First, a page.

Meat and Cancers: Analysis and Answers


Based on the posts “Meat and bladder cancer” and “Red meat and breast cancer” on the website Now with added science


Edited (with Introduction) by Dr. Don Rose, Writer, Life Alert




Does meat cause cancer? If so, is it just red meat, or are other varieties also at fault (such as chicken)? How great is the risk? Read the article below to learn more about potential correlations between meat and cancer -- and studies that deal with these issues. --Don Rose




Bladder Cancer and Meat

Reuters picked up an article last year from the American Journal of Clinical Nutrition, and ran it with the headline “Bacon tied to greater bladder cancer risk.” While the paper does show that people who eat a lot of bacon (more than 5 servings a week) are twice as likely to get bladder cancer as people who never eat bacon, the correlation between bacon consumption and bladder cancer incidence was not statistically significant. People who eat chicken without skin more than 5 times a week also experience an elevated risk for bladder cancer.

Nitrosamines are known bladder carcinogens in animal models; they are present at low levels in meat, cured meats, fish, cheese and beer. (Smokers are also exposed to high levels of nitrosamines.) Intake of the compound from cured meats has been linked to cancers of the digestive system, like stomach cancer. Heterocyclic amines are another carcinogen present in cooked meat.

The authors examined the association between specific meat items and bladder cancer in two large studies -- the Health Professionals Follow-Up Study and the Nurse’s Health Study. Although bacon and skinless chicken consumption were linked to bladder cancer, chicken with skin and other meats (including processed meats, hot dogs, and hamburgers) were not associated with cancer risk. The study also could not determine if it was nitrosamines, heterocyclic amines or something else that increased cancer risk.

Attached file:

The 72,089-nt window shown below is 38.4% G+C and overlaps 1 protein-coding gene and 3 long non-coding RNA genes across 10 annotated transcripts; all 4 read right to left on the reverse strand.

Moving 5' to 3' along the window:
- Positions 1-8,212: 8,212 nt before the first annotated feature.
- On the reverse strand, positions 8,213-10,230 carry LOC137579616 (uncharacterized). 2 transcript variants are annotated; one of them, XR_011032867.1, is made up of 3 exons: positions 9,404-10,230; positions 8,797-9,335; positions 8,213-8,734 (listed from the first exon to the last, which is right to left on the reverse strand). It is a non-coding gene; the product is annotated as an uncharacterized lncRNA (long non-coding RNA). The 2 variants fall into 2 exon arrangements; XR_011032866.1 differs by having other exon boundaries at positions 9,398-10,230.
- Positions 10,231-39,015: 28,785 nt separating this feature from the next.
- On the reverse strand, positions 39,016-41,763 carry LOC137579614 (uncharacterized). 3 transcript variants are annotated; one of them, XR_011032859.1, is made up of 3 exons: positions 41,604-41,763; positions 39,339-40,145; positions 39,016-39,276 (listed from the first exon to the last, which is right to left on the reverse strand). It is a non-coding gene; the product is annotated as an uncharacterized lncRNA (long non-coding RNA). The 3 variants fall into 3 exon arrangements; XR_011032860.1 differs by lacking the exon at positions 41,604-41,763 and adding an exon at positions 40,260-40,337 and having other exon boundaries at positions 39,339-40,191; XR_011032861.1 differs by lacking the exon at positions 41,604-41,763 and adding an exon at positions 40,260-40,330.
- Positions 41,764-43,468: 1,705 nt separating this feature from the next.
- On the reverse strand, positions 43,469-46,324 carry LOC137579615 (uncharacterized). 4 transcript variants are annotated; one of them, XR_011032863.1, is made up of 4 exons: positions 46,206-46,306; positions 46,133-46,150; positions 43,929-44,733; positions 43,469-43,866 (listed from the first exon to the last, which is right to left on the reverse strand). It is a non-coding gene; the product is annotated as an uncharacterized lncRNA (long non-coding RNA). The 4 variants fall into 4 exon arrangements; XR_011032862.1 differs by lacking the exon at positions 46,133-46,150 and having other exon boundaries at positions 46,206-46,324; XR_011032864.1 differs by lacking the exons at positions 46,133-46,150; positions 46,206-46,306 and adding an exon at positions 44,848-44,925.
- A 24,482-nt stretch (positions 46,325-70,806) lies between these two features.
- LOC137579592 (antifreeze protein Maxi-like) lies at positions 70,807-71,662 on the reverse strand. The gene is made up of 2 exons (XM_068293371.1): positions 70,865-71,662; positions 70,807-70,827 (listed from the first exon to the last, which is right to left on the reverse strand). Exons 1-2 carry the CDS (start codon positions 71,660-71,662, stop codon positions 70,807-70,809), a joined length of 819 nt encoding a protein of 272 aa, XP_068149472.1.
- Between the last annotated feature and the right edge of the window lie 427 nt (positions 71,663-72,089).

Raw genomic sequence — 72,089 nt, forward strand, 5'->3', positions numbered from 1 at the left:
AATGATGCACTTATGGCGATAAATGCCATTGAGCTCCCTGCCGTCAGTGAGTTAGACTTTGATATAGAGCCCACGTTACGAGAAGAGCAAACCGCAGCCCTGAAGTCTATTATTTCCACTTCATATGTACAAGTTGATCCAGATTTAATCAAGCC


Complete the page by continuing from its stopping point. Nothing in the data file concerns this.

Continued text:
Breast Cancer and Red Meat

Another study was released in a November 2006 issue of the Archives of Internal Medicine showing that consumption of red meat could be correlated with the incidence of hormone receptor–positive tumors in American pre-menopausal women, and thus may be a risk factor for these types of breast cancer. Women who ate 1.5 servings of red meat a day had a higher incidence of receptor-positive cancers than those who ate three or less servings a week. The authors suggest that red meat may be associated with hormone receptor–positive breast cancer due to (1) known cancer-causing compounds in cooked or processed red meat that have been shown to increase mammary tumors in animals, (2) hormones in the meat, or (3) the type of iron available in red meat (which could enhance tumor formation).

While the above study may sound alarming to women, Cancer Research UK released a press release last year noting that “the reported increase was small, in absolute terms.”  They tried to put the increase in perspective, stating that “according to this study, a woman would need to eat more than one-and-a-half portions of meat a day, every day, to significantly increase her risk of hormone-sensitive breast cancer before the menopause. But the overall risk of pre-menopausal breast cancer is low when compared to getting the disease after the menopause. So even at the highest rates of meat consumption this is overall still a relatively small increase.”


The article above is covered by a Creative Commons Attribution- ShareAlike 2.5 License. The information provided is, to the best of our knowledge, reliable and accurate. However, while Life Alert always strives to provide true, precise and consistent information, we cannot guarantee 100 percent accuracy. Readers are encouraged to review the original article, and use any resource links provided to gather more information before drawing conclusions and making decisions.


Dr. Don Rose writes books, papers and articles on computers, the Internet, AI, science and technology, and issues related to seniors.

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